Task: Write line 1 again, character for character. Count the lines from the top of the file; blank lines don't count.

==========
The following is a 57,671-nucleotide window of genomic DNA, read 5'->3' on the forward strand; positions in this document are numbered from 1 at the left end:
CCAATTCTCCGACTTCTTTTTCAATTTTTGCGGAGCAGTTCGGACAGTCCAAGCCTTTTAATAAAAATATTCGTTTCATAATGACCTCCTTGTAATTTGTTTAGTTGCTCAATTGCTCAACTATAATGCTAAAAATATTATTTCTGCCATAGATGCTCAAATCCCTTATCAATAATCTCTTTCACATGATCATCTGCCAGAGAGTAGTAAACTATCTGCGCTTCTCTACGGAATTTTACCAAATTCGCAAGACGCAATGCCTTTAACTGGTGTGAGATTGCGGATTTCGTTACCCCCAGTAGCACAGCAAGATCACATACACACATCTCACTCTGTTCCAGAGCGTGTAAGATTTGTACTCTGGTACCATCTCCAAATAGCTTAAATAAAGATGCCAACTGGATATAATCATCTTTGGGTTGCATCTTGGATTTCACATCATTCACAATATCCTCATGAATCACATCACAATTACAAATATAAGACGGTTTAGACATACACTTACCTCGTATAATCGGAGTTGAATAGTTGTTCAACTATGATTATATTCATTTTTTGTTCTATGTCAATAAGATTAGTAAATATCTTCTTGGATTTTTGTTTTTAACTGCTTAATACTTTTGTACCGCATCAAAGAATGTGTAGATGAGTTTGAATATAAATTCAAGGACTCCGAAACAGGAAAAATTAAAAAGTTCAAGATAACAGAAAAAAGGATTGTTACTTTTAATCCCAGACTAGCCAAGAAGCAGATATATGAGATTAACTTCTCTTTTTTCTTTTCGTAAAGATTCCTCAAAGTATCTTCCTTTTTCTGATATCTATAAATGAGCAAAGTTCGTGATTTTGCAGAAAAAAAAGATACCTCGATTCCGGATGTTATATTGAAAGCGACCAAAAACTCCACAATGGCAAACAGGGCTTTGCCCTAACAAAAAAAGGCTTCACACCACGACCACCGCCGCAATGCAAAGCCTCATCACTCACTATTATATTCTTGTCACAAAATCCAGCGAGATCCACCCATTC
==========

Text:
The following is a 57,671-nucleotide window of genomic DNA, read 5'->3' on the forward strand; positions in this document are numbered from 1 at the left end: